The Arab economies are forecasted to witness a gradual recovery and to grow around 2.8% and 3.6%in 2021 and 2022, respectively, said the Arab Monetary Fund (AMF) releases the April edition of the "Arab Economic Outlook" report for 2021.
Several factors will support this recovery, including the improved external demand, the anticipated rise in commodity prices, and the positive impact of economic reforms. The continuation of the expansionary fiscal and monetary policies and the stimulus packages to boost the aggregate demand in some Arab countries, especially those with adequate fiscal space, will also support economic recovery in 2021 and 2022.
In this context, oil-exporting Arab economies are anticipated to grow by 2.9% during 2021 in light of the anticipated increase in oil production levels and its prices in international markets and the continuation of the stimulus packages in some countries within this group especially the GCC countries.
The growth of this group of countries is expected to rise to 3.6% in 2022, benefiting from the positive impact of reforms aimed at increasing economic diversification and encouraging private sector participation in output and job creation in a number of these countries.
The Arab oil-importing economies are expected to grow by 2.8% and 4% in 2021 and 2022, respectively supported by the expected improvement in external demand and solid domestic demand levels in some of these countries and the positive impact of economic reforms implemented in a number of these countries.
The inflation rate for Arab countries as a group is expected to decline to about 10.6 and 5.9% in 2021 and 2022, respectively. This comes in line with easing the precautionary measures in many Arab countries with the widespread availability of vaccines and the expected increase in the supply of goods and services.
On the monetary policy side, a number of Arab central banks are expected to adopt expansionary monetary policies to support the economic recovery during 2021 and 2022 by keeping monetary policy interest rates at low levels.
In addition, Arab central banks will continue their efforts to intervene through the rest of other monetary policy tools to ensure the availability of adequate levels of liquidity in the local and foreign currencies in a way that will not only target supporting economic recovery but also ensuring banking soundness and financial stability. On fiscal policy, the consolidated budget deficit is expected to decline to 8.7% of GDP in 2021, reflecting the anticipated positive impact of fiscal reforms.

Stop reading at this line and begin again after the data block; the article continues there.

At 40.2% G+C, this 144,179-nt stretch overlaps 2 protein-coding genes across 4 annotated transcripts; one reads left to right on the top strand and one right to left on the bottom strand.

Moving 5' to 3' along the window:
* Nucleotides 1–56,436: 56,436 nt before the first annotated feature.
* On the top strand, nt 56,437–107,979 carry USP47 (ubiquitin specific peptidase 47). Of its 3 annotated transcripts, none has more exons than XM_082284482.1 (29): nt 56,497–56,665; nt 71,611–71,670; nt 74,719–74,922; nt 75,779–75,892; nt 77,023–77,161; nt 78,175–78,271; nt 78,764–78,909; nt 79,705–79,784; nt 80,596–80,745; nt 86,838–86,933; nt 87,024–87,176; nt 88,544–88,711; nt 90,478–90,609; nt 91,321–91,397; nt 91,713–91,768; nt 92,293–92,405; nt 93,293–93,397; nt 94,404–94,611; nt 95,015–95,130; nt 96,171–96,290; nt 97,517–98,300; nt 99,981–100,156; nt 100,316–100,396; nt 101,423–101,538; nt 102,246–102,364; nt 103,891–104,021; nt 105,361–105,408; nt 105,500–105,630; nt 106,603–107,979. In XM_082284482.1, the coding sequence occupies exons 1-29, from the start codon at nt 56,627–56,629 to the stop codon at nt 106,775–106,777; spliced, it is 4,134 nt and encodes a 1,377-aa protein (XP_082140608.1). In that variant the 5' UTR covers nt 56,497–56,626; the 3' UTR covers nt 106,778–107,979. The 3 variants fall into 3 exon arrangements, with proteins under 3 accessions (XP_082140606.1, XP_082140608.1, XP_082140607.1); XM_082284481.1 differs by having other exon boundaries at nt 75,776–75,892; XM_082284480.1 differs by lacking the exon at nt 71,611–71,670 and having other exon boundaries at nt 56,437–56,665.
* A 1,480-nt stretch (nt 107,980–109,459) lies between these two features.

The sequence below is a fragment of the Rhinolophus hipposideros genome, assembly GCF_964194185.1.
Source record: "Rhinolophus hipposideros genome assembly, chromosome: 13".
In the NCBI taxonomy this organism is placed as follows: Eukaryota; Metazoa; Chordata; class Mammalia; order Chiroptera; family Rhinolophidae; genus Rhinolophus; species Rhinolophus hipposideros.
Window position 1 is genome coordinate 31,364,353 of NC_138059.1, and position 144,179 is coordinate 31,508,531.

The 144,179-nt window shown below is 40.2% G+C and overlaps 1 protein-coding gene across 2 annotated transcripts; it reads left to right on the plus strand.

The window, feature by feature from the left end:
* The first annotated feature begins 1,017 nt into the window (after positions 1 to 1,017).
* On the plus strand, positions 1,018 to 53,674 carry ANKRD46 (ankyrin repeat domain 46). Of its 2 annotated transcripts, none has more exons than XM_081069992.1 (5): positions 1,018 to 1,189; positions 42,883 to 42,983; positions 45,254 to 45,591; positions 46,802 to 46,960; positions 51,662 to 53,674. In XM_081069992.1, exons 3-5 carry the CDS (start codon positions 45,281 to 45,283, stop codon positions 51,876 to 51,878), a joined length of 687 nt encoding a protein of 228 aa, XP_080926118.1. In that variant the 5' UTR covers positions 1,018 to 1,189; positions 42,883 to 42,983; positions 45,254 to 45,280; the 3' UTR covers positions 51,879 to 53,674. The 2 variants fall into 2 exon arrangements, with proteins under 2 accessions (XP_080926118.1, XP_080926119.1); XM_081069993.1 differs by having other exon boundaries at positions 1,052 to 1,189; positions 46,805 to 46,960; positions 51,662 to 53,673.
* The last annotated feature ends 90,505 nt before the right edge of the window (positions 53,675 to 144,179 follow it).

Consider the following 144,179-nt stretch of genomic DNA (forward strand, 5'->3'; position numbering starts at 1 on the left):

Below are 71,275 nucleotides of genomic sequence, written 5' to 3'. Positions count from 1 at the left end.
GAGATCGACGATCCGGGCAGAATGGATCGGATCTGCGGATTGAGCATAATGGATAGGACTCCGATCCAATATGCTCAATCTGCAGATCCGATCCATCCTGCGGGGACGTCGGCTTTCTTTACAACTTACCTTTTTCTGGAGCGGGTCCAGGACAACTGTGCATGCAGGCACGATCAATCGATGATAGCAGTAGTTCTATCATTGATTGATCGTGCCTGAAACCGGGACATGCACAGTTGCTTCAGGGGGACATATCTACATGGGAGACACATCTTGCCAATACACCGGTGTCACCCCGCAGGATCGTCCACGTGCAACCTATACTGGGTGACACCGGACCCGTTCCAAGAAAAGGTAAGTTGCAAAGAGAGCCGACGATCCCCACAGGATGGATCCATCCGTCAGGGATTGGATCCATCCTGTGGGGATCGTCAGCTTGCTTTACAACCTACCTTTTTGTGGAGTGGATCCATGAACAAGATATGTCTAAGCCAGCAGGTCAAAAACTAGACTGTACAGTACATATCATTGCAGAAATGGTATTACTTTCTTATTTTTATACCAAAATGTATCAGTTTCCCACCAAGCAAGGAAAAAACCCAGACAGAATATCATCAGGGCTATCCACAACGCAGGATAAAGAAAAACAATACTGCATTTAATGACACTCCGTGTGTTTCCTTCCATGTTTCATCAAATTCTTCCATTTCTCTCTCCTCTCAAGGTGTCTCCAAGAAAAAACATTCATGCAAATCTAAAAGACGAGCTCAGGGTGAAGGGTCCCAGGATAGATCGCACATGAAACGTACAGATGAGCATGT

On the external sector, the trade balance of Arab countries will benefit from the improved performance of commodity exports and the positive impact of measures taken by some Arab countries to rationalize merchandise imports, especially consumer goods. It is also expected that the current account balance of the Arab countries as a group will benefit from a relative and gradual increase in service receipts in light of the expected easing of the restrictions imposed to contain the Pandemic.
Consequently, it is expected that the current account balance of Arab countries as a group will record a surplus of about 4.8 billion dollars, representing about 0.2% of the GDP in 2021. The current account surplus is expected to improve to 41.6 billion dollars in 2022, equivalent to about 1.6% of the GDP of the Arab countries as a group.
With the availability of anti-virus vaccines, hopes for a gradual recovery of the global economy have revived, as the world economy is expected to grow by 4.5 and 3.8% in 2021 and 2022, respectively, according to the average of international institutions’ estimates.
On the other hand, the international oil markets are expected to witness an increase in demand for oil by 5.8 million barrels per day during 2021 to support the gradual global economic recovery. This will work in conjunction with the continuation of the "Opec+" agreement to reduce the quantities of oil produced on supporting its prices in international markets.
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